CBFS Marine Mammals Summer College Course Contributing Data to Scientific Community
Students have been taking college courses at CBFS/Marine Science Consortium for 50 years. From scuba diving the coral reefs of Honduras to vibracoring in the salt marshes of the Eastern Shore, students have been getting hands on, feet wet field experience to take their college experience to the next level. Alumni of the field station can be found at the Florida Fish & Wildlife Commission, out at sea with Northeast Fisheries Observers, and back in classrooms across the country as professors themselves. The benefits of the field station to the students is clear.
But these students aren't just advancing their own futures in their time at the field station. They are advancing the future of science as a whole through a wide variety of data collection. One example of this can be seen with Greg Silber, Professor at Kutztown University and Scientist at SmulteaSciences, and the Marine Mammals course. During summer 2017 & 2018 his class collected and submitted data to two outside scientific databases. As the professor of the Marine Mammals course he says he not only "wishes to stress to students the value of carefully collected field data -- but to also illustrate the importance of their data to larger contexts."
All of the dolphin sightings from class field work in and around the Chincoteague Channel and Wallops Island have now been added to a sightings data base operated by the University of Maryland’s Center for Environmental Science (https://www.umces.edu/dolphinwatch). These are the first entries for the Chincoteague area.
In addition, for two summers, several students have conducted studies involving photo-identification of individual dolphins. These animals have natural marks (e.g., nicks, notches, scrapes, tooth marks) along their backs and dorsal fins that are unique to individuals; and matches between subsequent sightings of an individual can provide information on local and regional migration patterns/destinations, residency times, and an individual’s age, among other things. Silbers Marine Mammal students provided class-project dolphin photo-identification data to the Mid-Atlantic Bottlenose Dolphin Photo-ID catalog/database portion of the OBIS-SEAMAP (Ocean Biogeographic Information System Spatial Ecological Analysis of Megavertebrate Populations, http://seamap.env.duke.edu) program, a global seabird, sea turtle, shark, ray, and marine mammal on-line database administered by Duke University. The data is now available to related dolphin studies along the U.S. eastern seaboard.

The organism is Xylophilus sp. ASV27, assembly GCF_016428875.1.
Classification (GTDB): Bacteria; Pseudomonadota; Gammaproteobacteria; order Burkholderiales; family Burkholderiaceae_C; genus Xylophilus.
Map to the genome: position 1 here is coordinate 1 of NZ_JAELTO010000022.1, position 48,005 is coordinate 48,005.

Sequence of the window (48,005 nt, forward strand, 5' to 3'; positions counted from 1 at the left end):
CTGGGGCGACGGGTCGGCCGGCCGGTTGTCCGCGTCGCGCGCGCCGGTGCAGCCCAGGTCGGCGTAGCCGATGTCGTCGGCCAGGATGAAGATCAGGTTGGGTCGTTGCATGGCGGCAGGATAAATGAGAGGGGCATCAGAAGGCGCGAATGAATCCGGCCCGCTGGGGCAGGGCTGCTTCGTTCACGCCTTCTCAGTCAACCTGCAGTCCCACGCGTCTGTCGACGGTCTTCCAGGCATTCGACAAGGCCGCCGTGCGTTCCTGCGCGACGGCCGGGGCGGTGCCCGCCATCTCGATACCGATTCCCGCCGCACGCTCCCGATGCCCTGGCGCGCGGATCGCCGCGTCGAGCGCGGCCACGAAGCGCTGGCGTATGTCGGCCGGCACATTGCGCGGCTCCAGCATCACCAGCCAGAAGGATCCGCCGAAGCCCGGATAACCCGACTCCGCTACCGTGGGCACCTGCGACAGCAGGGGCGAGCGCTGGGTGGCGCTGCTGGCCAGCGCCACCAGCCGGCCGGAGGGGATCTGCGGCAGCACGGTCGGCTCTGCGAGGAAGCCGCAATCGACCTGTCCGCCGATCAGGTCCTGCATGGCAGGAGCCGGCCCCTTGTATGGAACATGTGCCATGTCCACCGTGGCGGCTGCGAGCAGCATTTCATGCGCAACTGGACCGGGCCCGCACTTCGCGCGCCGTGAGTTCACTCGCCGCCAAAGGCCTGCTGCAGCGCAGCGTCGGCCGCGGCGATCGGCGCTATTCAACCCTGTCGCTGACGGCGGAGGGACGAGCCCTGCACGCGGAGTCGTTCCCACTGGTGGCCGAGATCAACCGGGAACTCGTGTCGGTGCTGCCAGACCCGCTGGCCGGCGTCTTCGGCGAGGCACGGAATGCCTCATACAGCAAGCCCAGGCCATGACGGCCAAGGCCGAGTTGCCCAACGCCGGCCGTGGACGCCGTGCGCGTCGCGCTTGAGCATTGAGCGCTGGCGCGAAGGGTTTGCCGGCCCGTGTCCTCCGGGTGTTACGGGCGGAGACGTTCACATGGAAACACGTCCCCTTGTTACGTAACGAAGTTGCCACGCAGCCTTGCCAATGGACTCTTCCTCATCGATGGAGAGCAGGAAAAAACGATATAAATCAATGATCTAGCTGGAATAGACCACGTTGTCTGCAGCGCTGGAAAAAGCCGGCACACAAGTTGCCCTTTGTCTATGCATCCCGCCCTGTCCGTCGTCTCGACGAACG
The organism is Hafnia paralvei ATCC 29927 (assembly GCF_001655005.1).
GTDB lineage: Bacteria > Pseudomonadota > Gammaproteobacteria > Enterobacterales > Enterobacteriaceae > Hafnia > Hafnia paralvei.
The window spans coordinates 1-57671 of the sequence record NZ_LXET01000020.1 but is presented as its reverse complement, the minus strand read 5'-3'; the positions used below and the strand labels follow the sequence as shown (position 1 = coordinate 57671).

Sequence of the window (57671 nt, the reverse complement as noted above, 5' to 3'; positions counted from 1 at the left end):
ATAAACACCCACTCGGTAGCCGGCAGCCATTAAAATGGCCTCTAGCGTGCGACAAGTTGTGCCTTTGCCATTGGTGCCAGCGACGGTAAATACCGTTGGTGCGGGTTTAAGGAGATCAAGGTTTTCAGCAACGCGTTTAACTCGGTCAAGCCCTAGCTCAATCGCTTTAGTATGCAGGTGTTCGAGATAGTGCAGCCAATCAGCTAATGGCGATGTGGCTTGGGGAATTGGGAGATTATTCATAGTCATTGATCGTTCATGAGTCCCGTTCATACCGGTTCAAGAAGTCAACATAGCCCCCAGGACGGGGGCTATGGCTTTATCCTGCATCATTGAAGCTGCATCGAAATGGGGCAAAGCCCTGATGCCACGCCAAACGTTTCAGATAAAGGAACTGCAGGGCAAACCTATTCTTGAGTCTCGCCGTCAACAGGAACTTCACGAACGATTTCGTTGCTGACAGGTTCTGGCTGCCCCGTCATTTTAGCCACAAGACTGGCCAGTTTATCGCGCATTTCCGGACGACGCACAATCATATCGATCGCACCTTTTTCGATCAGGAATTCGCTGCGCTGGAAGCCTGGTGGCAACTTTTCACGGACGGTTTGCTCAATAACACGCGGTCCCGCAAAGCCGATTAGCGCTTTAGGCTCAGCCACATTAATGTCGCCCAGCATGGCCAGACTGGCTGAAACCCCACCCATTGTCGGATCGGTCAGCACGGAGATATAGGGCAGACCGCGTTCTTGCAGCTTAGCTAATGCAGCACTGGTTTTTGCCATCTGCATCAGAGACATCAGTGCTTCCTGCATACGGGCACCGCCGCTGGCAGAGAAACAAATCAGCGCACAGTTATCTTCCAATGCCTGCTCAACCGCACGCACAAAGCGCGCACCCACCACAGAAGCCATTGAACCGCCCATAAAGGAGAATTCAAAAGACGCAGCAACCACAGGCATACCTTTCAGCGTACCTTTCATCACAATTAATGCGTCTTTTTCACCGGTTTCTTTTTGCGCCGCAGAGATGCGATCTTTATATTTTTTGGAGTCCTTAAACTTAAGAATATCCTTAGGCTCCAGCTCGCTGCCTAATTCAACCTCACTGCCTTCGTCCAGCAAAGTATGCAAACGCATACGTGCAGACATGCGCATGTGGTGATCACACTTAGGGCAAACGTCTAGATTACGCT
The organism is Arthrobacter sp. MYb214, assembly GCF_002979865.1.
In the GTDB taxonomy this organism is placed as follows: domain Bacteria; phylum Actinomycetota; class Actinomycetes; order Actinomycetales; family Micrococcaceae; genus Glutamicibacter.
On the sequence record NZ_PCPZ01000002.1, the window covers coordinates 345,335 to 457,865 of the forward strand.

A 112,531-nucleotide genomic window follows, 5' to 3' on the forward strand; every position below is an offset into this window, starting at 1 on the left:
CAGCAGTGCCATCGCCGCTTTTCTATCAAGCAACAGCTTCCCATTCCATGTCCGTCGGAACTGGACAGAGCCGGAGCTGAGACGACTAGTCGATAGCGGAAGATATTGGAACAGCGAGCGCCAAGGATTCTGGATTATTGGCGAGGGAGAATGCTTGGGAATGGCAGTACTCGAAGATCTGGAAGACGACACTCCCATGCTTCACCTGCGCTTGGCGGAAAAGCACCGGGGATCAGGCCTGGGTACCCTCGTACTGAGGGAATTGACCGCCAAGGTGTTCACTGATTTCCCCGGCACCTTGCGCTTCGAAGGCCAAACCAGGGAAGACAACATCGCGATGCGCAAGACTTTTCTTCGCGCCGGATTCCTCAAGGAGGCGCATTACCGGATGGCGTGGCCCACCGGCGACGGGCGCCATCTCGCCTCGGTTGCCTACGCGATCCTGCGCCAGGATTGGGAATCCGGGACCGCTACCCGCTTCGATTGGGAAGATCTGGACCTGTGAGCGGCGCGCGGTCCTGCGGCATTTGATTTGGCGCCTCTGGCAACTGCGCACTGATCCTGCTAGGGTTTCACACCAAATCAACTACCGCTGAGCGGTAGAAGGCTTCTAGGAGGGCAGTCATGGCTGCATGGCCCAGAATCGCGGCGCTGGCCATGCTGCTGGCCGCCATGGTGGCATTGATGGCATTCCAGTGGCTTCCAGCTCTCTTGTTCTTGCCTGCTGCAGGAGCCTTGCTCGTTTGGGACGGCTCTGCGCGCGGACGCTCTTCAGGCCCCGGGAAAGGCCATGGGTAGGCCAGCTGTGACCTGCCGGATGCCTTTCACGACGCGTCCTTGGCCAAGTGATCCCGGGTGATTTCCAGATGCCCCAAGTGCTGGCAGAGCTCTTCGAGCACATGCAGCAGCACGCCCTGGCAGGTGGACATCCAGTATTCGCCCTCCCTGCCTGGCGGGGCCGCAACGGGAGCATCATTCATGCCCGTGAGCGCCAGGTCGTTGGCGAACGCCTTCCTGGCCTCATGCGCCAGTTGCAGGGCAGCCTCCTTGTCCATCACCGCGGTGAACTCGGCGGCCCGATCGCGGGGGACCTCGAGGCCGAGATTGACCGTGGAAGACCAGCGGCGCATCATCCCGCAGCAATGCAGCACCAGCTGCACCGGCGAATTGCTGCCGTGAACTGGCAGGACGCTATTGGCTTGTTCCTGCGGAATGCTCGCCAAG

"Immediately upon submitting our photographs, the curator (of the project at Duke University) wrote to me saying she recognized two dolphins seen previously in the mid-late 1990s from the Virginia Beach catalog," Silber said, "thereby establishing minimum inter-year travel distances (ca. 100 miles as the crow flies) and minimum ages (ca. 20-plus yrs) for these two dolphins." Students also had the opportunity to compare their own photographs with ID photos taken near Wallops Island in the late 1990s. They compared their data to these photos, but, alas, no matches with these earlier sightings were found. However, there was one dolphin logged in Virginia Beach waters in 2013 that was observed off of Chincoteague in summer 2018. Through these exercises students were able to identify minimal residency times in the Chincoteague Inlet of at least five days (time between consecutive sightings of individuals).
"While certainly not earthshattering findings – these animals no doubt travel distances far greater and live longer than these minimum values -- students deserve to be proud of their contributions," Dr. Silber says. These students may only be in the class for three weeks, but their work will be there for future scientists for years to come.
Want to learn how you can step into the field at Chincoteague Bay Field Station? Our 2019 course list is up now! View it at www.cbfieldstation.org/summer-courses.
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